Updated: February 14, 2016 6:34:32 pm
Displayed prominently at the Army’s Siachen Base Camp is a slogan that forewarns soldiers: “The land is so barren and the passes so high, that only the fiercest of enemies and the best of friends want to visit us.”
In truth, while the enemy is nearby, the best of friends can never drop in.
Siachen’s lowest point, the snout of the desert ice-and-snow glacier, is at nearly 12,000 feet. Soldiers are deployed up to a height of 22,000 feet. It is often lyrically described as the highest battlefield in the world, but the enemy at Siachen is not so much an entity armed with rifles and guns across the Actual Ground Position Line — no fire has been exchanged between Indians and Pakistanis in more than a dozen years here — but nature, the atmosphere, snow, mountains, and the isolation, the mind, and one’s own body.
Major Saurabh Kaithat of Ladakh Scouts, remembers that it was his fourth day at a post 21,000 feet high when the snow began pelting down in a blizzard lasting 22 days. It was not the gentle, beautiful snow of Dr Zhivago. At Siachen, snow is a four-letter word.
“It was a white-out,” Kaithat describes, using a phrase that comes up in every conversation around Siachen, which means zero visibility even at daytime. Kaithat is a veteran of two postings at Siachen, in 2001 and 2010.
What followed was severe rationing. “There was no communication, and our stocks were coming down. We had to use everything sparingly, especially fuel.”
From cooking food on a heater and melting snow for drinking water to lighting up the pre-fabricated snow shelters, kerosene is the magic substance. “It’s the lifeline, and you have to make it last till the next supply. You don’t know when it will come next because of the weather.”
There are only very small windows to stock up, because the weather changes swiftly and suddenly. Plus, there are very few places that a supply-carrying helicopter can land, and very little load that it can bring in.
The temperatures vary between -25 degrees by day and -55 degrees by night. A unit is deployed at Siachen for two years, while troops are stationed at the highest posts for a maximum of 90 days, and sometimes even lesser.
Before being deployed to Siachen, soldiers undergo rigorous training at the Siachen Battle School, located near the base camp, and get acclimatised to the conditions. They learn rock-climbing and how to handle ice walls as well as negotiate crevasses. Rigorous medical check-ups are held, and soldiers suffering from high blood pressure or suspected cardiac ailments left out.
Barring accidents, acclimatisation is the initial challenge, says Major Amritesh Kumar of the Sikh Regiment, who had one tenure at Siachen in 2005. “If you last the initial days, chances are you will last the whole term.”
The living quarters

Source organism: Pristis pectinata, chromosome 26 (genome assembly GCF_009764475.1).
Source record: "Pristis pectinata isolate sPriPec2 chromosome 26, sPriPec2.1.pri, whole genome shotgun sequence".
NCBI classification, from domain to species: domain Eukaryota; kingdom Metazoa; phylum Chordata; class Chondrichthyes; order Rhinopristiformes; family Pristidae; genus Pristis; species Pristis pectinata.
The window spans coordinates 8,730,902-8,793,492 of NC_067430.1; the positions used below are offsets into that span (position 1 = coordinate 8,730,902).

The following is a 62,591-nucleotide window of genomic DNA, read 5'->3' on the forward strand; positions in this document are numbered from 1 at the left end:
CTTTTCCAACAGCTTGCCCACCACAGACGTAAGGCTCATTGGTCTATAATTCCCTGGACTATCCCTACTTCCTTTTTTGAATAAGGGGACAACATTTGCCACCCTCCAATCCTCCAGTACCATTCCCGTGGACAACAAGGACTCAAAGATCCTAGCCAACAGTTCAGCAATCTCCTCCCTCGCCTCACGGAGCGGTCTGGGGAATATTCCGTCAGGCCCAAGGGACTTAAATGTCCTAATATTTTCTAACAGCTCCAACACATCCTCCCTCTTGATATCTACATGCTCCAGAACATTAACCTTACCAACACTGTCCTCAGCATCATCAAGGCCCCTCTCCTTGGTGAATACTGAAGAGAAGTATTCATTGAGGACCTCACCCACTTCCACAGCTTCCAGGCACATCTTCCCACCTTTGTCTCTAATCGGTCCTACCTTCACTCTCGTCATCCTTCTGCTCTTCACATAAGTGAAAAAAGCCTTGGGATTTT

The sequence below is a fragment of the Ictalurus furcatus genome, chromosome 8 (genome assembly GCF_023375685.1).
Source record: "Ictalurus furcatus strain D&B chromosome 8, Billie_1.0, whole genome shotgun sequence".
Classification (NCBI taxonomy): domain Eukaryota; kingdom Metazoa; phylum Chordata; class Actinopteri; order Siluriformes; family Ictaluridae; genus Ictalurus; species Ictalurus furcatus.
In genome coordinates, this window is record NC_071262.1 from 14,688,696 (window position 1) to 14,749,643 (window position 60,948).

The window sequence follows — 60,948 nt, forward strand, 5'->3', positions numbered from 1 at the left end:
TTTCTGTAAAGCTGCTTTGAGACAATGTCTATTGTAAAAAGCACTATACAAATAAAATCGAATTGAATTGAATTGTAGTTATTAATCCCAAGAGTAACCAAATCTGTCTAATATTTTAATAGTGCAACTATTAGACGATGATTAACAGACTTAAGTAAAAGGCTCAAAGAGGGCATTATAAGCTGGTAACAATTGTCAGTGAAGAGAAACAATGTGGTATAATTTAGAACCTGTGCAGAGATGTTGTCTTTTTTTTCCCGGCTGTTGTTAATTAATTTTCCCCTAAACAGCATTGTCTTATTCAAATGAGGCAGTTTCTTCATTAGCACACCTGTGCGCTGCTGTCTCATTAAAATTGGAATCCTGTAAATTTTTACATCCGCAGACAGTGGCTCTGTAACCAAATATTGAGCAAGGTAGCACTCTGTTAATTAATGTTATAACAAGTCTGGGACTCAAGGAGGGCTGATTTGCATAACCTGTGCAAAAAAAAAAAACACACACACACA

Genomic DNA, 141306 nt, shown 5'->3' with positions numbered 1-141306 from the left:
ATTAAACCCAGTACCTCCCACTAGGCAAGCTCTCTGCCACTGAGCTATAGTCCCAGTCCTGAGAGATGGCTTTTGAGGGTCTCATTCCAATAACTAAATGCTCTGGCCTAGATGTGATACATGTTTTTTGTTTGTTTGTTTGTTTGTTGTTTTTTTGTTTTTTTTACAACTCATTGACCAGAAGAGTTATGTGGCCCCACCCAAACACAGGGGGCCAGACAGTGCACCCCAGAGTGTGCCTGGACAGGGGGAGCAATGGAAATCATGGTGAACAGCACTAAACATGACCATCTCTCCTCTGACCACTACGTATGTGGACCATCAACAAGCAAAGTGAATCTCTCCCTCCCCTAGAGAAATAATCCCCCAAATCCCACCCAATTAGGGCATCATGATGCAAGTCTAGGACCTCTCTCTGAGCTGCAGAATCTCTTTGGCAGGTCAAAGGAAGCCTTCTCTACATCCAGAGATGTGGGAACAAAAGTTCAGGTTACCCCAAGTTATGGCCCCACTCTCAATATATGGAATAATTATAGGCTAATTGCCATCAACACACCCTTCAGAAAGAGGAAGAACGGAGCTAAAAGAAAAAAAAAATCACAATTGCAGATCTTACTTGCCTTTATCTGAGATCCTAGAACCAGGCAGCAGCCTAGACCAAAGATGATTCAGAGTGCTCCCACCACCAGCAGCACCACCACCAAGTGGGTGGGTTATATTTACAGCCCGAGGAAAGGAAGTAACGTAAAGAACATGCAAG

“There are no beds. We sleep on makeshift beds which lie on top of supplies that we store in the shelter. There is no other place to keep them,” says Lt Col Manav Sharma, 35, of Ladakh Scouts, now posted at Chandimandir Cantonment, the headquarters of the Army’s Western Command.
“It takes three hours to heat up a bucket of water for a wash,” he adds. “Everything that we take for granted and normal down here does not exist there.”
In that freezing temperature, a wash should be the last thing on a soldier’s mind. But, as Sharma says, there is a reason behind it. “One should try to be as normal as possible in such desolation. The first task is to keep yourself fit, only then can you fight. Stick to your routine.”
While they bathe inside the pre-fabricated snow huts, crevasses usually serve as toilets, with a ladder leading down into them. The soldiers go a little distance from the post, so that the excreta does not get mixed up with the snow that has to be melted for drinking water.
When soldiers venture out, they tie themselves to each other so that they don’t drift apart if the weather changes and they are caught in a snowstorm or get plunged into a hidden crevasse.
Col Samir Gupta, who served as a medic at Siachen in 1992, recalls one soldier going out to the toilet one day. “He never came back. We found his body much later. He had been swept away even though he was tied to a rope anchored inside the tent.”
Every post has a nursing attendant, and every company has a doctor. According to Col Gupta, that is a huge morale booster.
“A doctor is a big psychological factor. When troops know there’s a doctor around, that’s reassurance,” says Gupta, now serving at the Command Hospital at Chandimandir Cantt.
However, doctors themselves live in constant apprehension of a medical emergency. “The evacuation chain is very robust, provided the weather holds good. During my time, we had a soldier with splinter injuries due to enemy artillery shelling. We could not evacuate him for three days because no helicopter could land due to bad weather,” says Gupta’s colleague Col K V S Hari Kumar.